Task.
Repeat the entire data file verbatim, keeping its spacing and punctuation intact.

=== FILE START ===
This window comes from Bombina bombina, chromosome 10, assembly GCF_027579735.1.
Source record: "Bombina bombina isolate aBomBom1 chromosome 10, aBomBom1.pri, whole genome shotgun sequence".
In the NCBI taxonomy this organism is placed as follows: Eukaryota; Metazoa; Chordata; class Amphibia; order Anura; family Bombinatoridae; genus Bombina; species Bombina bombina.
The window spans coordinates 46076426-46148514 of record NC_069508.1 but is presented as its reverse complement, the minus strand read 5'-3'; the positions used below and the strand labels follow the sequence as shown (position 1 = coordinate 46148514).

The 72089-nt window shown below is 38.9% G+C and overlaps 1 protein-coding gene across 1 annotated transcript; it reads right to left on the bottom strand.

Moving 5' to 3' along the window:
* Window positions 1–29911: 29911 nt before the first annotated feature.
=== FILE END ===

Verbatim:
This window comes from Bombina bombina, chromosome 10, assembly GCF_027579735.1.
Source record: "Bombina bombina isolate aBomBom1 chromosome 10, aBomBom1.pri, whole genome shotgun sequence".
In the NCBI taxonomy this organism is placed as follows: Eukaryota; Metazoa; Chordata; class Amphibia; order Anura; family Bombinatoridae; genus Bombina; species Bombina bombina.
The window spans coordinates 46076426-46148514 of record NC_069508.1 but is presented as its reverse complement, the minus strand read 5'-3'; the positions used below and the strand labels follow the sequence as shown (position 1 = coordinate 46148514).

The 72089-nt window shown below is 38.9% G+C and overlaps 1 protein-coding gene across 1 annotated transcript; it reads right to left on the bottom strand.

Moving 5' to 3' along the window:
* Window positions 1–29911: 29911 nt before the first annotated feature.